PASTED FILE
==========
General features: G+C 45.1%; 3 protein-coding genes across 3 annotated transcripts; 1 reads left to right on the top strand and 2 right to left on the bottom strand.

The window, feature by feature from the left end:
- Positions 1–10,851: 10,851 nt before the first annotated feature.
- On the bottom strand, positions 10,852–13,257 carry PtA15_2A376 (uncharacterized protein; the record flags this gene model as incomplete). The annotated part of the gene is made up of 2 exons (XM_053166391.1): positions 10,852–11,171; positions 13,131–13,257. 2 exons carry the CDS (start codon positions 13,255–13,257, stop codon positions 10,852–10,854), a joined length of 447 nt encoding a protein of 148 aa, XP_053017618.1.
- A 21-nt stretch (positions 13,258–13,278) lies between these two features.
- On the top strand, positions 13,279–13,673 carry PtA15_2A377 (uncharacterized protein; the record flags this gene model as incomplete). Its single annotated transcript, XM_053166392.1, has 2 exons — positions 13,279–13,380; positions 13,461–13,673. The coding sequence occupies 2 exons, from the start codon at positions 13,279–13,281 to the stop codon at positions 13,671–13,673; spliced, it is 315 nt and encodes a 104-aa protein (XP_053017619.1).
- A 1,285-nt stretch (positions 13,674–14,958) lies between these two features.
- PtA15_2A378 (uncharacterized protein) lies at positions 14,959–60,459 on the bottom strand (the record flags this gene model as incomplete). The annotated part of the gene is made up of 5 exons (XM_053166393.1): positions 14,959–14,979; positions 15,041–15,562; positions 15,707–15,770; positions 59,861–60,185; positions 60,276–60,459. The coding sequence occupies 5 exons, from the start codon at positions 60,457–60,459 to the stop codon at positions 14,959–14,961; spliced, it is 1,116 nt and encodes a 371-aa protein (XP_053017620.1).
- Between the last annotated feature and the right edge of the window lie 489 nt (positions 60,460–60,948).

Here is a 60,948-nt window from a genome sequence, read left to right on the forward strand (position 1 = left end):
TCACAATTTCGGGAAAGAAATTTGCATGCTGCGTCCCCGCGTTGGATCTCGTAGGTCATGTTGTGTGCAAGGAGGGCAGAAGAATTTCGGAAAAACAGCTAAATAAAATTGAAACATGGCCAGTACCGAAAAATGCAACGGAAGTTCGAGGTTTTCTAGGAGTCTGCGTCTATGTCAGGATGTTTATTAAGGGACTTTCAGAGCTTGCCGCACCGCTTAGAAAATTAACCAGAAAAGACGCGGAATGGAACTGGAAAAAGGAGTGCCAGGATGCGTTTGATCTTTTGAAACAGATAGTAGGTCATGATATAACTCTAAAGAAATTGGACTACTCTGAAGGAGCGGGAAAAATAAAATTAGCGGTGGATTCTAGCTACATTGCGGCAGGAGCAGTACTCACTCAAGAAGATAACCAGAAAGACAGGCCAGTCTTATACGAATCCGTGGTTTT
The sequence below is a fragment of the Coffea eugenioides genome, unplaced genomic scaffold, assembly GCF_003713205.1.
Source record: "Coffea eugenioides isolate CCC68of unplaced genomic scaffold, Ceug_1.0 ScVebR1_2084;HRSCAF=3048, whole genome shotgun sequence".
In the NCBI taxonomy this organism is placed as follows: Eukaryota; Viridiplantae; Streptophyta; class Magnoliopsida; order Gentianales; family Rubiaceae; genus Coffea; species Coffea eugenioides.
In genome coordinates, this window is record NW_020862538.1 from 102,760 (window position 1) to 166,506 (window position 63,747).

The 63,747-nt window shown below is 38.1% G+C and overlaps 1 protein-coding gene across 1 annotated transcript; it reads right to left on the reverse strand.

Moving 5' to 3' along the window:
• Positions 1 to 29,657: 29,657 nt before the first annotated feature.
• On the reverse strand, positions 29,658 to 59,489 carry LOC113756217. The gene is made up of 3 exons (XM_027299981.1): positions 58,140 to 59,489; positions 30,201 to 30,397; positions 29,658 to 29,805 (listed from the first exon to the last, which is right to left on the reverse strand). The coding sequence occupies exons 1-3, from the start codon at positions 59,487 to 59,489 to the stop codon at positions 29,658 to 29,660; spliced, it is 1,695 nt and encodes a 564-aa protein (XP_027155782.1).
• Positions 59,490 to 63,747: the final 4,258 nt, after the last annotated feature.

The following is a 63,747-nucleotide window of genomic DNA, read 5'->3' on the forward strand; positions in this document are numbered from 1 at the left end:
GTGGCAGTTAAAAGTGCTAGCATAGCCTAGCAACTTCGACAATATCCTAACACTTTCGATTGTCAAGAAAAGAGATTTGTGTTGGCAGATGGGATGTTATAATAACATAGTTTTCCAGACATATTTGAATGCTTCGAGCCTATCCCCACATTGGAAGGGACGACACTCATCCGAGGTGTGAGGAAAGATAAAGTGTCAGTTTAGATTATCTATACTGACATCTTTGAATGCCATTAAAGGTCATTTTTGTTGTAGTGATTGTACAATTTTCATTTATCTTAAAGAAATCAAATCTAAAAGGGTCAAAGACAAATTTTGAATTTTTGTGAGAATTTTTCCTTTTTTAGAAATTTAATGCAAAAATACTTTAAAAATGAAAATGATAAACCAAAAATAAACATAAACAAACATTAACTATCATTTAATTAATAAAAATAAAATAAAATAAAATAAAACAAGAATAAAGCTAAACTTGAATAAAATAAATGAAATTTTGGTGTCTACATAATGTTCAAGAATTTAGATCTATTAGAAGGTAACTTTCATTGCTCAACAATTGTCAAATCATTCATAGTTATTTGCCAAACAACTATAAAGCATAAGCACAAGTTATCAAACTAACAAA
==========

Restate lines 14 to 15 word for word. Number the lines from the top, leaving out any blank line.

In the NCBI taxonomy this organism is placed as follows: Eukaryota; Viridiplantae; Streptophyta; class Magnoliopsida; order Gentianales; family Rubiaceae; genus Coffea; species Coffea eugenioides.
In genome coordinates, this window is record NW_020862538.1 from 102,760 (window position 1) to 166,506 (window position 63,747).